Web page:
• West African Arabic Manuscript Project: at first a catalogue of Arabic manuscripts in southern Mauritania (Boutilimit); seven other West African collections have been subsequently added, including the manuscript libraries at the Institut Mauritanien de Recherche Scientifique, Northwestern University, and the Centre Ahmad Baba in Timbuctu. Currently (during 2008-09) print catalogues from West Africa published by al-Furqan Islamic Heritage Foundation are being added. They project to digitize the manuscripts.

      B.5.1) National 

      B.5.2) Individual Libraries






Online bibliography of secondary literature on manuscripts, modern papers and rare printed books

  • Peraldus: Bibliographical references for individual manuscripts. Site created and maintained by Alain Nadeau.

  • Abbreviationes™ Online – Medieval Abbreviations on the Web  [P]:   Pr O. Pluta’s software.
  • Cappelli: The Lexicon Abbreviaturarum (ed. 1901, in German) is downloadable here; the Dizionario Di Abbreviature Latini Ed Italiani (ed. 1912) is online here, and the second German edition (1928) is online here; in addition, a searchable version adapted as an app for smartphones ias available thanks to the university of Zurich.
  • De re rigatoria: Outils et documents pour l’analyse des schémas de réglure des manuscrits, par Denis Muzerelle (IRHT).
  • Enigma “helps scholars to decipher Latin words which are difficult to read in medieval manuscripts. (…) If you type the letters you can read and add wildcards, Enigma will list the possible Latin forms, drawing from its database of more than 400 000 forms. Nota bene: Enigma does NOT solve abbreviations. To do so, you can resort to A. Cappelli’s famous dictionary (…). If you cannot resolve an abbreviation, replace it by a wildcard in your Enigma query.”
  • Graphoskop: a software tool for the critical examination of historical handwriting. Developed as a plug-in for the open-source software ImageJ, it can be used for gathering quantitative data by taking specific measurements from digital facsimiles of handwritten material.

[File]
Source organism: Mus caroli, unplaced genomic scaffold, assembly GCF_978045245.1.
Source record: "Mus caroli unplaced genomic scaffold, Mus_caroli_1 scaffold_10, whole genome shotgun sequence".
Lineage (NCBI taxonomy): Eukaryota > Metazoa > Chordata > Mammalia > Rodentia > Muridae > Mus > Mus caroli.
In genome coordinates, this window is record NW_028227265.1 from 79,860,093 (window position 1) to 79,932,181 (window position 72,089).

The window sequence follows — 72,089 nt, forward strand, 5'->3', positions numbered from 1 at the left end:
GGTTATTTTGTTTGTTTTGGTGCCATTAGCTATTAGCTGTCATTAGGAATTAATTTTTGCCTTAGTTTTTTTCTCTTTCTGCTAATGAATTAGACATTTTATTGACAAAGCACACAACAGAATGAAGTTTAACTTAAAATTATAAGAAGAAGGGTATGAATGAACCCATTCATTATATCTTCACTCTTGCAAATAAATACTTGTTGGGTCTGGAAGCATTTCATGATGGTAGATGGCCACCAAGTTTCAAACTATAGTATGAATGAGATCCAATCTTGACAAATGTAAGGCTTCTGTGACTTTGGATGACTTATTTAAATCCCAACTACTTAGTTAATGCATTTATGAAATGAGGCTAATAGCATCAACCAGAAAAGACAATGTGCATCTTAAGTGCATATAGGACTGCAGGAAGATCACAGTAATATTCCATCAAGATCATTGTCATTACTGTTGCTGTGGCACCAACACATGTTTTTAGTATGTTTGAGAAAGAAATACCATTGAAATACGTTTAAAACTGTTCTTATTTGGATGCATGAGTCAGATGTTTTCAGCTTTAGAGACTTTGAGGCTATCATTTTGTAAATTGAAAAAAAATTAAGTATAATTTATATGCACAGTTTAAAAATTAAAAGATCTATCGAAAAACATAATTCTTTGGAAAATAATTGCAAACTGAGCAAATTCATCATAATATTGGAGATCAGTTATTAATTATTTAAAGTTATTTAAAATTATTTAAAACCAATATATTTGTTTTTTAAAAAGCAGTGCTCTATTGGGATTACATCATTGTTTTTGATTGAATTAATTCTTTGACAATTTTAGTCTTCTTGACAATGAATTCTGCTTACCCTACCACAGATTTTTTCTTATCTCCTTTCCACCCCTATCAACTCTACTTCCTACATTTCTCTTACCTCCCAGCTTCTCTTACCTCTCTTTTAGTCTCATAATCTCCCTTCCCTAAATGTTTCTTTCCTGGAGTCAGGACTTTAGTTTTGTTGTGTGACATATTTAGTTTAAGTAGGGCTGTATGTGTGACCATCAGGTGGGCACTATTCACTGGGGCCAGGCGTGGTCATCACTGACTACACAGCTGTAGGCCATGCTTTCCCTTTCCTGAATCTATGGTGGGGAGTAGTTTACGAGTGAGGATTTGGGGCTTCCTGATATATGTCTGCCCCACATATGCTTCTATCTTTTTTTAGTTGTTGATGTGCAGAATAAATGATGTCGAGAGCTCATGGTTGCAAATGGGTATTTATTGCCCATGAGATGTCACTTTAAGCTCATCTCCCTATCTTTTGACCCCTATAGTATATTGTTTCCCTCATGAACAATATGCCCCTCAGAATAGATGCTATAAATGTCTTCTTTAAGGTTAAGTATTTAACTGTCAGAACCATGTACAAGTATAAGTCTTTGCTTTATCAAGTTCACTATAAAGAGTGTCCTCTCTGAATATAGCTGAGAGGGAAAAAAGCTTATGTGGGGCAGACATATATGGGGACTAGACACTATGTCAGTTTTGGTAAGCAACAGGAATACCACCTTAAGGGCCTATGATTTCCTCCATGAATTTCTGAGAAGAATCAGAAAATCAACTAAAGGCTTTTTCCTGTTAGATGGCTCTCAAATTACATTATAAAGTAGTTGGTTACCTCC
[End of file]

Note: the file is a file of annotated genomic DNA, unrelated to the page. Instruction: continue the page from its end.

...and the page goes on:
• Medieval Unicode Font Initiative:  group of scholars and font designers who work on a common solution to the problem of encoding and displaying special characters in Medieval texts written in the Latin alphabet.
  • Cours de paléographie de la Société des amis des Archives de France : seulement les documents originaux utilisés pour les cours, avec quelques remarques.
  • Paläographisches Lesetraining für lateinische Schriften des 5.-20. Jahrhunderts, by Thomas Frenz (Univ. of Passau). Tutorial presenting 7 exercices on books writings from the Vth to theXVth centuries (section “Etwas von allem”).
  • Ecole des Chartes, Paris: bibliography for paleography studies
  • Medieval Latin Paleography:  resources listed by Rega Wood.

  • Classical Text Editor [P] by S. Hagel: a very easy to use, WYSIWYG, word-processor for critical editions, commentaries and electronic publishing, with any number of apparatus – bidirectional text – sigla. For Windows.
  • EDMAC adds useful TeX macros specifically for critical editions. (One of the TEX “variants”  making use of EDMAC is Critical Edition).
  • Typesetter by Bernt Karasch. CET is fairly easy to use. But it becomes extremely slow with longer texts. In addition, this software is no longer developped and new developments in TeX and MikTeX are therefore not included).
  • Ednotes: provides macros for critical edition typesetting with LaTeX.
  • Juxta: “Juxta is an open-source cross-platform tool for comparing and collating multiple witnesses to a single textual work.” For MacOS, Windows, Unix.
  • LaTeX: typesetting system for the production of technical and scientific documents.
  • MikTeX: implementation of TeX and related programs for Windows; adds to TeX compiler many other components.
  • Transcript: this software combines a picture viewer and a text editor. In other words, the digital image of the manuscript appears in the upper window, you can transcribe the text in the lower window. For Windows.
  • TUSTEP [P] was the software used for e.g. the Opera omnia of Nicolas Cusanus and the latest volumes of the Albertus Magnus edition. There is also an International Tustep User Group. For Windows, Unix, Linux.